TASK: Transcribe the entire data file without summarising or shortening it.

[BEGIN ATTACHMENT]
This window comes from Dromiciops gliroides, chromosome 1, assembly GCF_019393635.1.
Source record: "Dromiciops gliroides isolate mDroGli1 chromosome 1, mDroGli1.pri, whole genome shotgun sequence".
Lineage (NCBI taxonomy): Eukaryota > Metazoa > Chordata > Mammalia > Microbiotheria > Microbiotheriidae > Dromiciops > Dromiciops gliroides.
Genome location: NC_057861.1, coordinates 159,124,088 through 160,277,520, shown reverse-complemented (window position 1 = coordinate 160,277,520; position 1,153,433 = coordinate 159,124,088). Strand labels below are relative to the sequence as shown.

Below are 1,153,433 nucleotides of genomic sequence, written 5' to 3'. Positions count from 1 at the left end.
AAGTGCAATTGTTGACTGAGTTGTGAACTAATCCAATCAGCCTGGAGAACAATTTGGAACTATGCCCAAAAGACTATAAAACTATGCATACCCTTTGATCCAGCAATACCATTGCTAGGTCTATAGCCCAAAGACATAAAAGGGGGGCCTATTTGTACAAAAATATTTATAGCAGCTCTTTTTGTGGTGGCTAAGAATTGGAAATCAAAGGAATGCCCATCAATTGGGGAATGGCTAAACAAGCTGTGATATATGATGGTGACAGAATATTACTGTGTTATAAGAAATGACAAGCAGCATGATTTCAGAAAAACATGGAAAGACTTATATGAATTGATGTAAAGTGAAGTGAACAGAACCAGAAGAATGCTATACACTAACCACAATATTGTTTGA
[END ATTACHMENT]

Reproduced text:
This window comes from Dromiciops gliroides, chromosome 1, assembly GCF_019393635.1.
Source record: "Dromiciops gliroides isolate mDroGli1 chromosome 1, mDroGli1.pri, whole genome shotgun sequence".
Lineage (NCBI taxonomy): Eukaryota > Metazoa > Chordata > Mammalia > Microbiotheria > Microbiotheriidae > Dromiciops > Dromiciops gliroides.
Genome location: NC_057861.1, coordinates 159,124,088 through 160,277,520, shown reverse-complemented (window position 1 = coordinate 160,277,520; position 1,153,433 = coordinate 159,124,088). Strand labels below are relative to the sequence as shown.

Below are 1,153,433 nucleotides of genomic sequence, written 5' to 3'. Positions count from 1 at the left end.
AAGTGCAATTGTTGACTGAGTTGTGAACTAATCCAATCAGCCTGGAGAACAATTTGGAACTATGCCCAAAAGACTATAAAACTATGCATACCCTTTGATCCAGCAATACCATTGCTAGGTCTATAGCCCAAAGACATAAAAGGGGGGCCTATTTGTACAAAAATATTTATAGCAGCTCTTTTTGTGGTGGCTAAGAATTGGAAATCAAAGGAATGCCCATCAATTGGGGAATGGCTAAACAAGCTGTGATATATGATGGTGACAGAATATTACTGTGTTATAAGAAATGACAAGCAGCATGATTTCAGAAAAACATGGAAAGACTTATATGAATTGATGTAAAGTGAAGTGAACAGAACCAGAAGAATGCTATACACTAACCACAATATTGTTTGA